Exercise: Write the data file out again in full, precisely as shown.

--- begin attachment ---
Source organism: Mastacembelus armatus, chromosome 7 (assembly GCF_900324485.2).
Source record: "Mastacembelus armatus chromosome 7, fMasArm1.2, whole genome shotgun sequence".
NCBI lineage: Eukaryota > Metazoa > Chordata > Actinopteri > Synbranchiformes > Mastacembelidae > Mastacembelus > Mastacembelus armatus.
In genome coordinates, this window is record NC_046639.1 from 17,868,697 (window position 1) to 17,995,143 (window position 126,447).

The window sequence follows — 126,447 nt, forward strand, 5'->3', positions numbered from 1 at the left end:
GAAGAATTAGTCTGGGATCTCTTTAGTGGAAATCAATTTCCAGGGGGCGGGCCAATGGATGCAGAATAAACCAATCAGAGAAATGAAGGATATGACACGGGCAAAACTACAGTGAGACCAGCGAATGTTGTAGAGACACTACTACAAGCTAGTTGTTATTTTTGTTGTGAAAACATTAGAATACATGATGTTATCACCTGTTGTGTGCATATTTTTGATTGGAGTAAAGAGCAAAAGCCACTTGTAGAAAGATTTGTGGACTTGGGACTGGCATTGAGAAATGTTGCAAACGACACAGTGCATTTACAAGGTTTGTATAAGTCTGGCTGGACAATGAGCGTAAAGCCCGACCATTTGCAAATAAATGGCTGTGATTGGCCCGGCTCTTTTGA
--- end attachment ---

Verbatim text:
Source organism: Mastacembelus armatus, chromosome 7 (assembly GCF_900324485.2).
Source record: "Mastacembelus armatus chromosome 7, fMasArm1.2, whole genome shotgun sequence".
NCBI lineage: Eukaryota > Metazoa > Chordata > Actinopteri > Synbranchiformes > Mastacembelidae > Mastacembelus > Mastacembelus armatus.
In genome coordinates, this window is record NC_046639.1 from 17,868,697 (window position 1) to 17,995,143 (window position 126,447).

The window sequence follows — 126,447 nt, forward strand, 5'->3', positions numbered from 1 at the left end:
GAAGAATTAGTCTGGGATCTCTTTAGTGGAAATCAATTTCCAGGGGGCGGGCCAATGGATGCAGAATAAACCAATCAGAGAAATGAAGGATATGACACGGGCAAAACTACAGTGAGACCAGCGAATGTTGTAGAGACACTACTACAAGCTAGTTGTTATTTTTGTTGTGAAAACATTAGAATACATGATGTTATCACCTGTTGTGTGCATATTTTTGATTGGAGTAAAGAGCAAAAGCCACTTGTAGAAAGATTTGTGGACTTGGGACTGGCATTGAGAAATGTTGCAAACGACACAGTGCATTTACAAGGTTTGTATAAGTCTGGCTGGACAATGAGCGTAAAGCCCGACCATTTGCAAATAAATGGCTGTGATTGGCCCGGCTCTTTTGA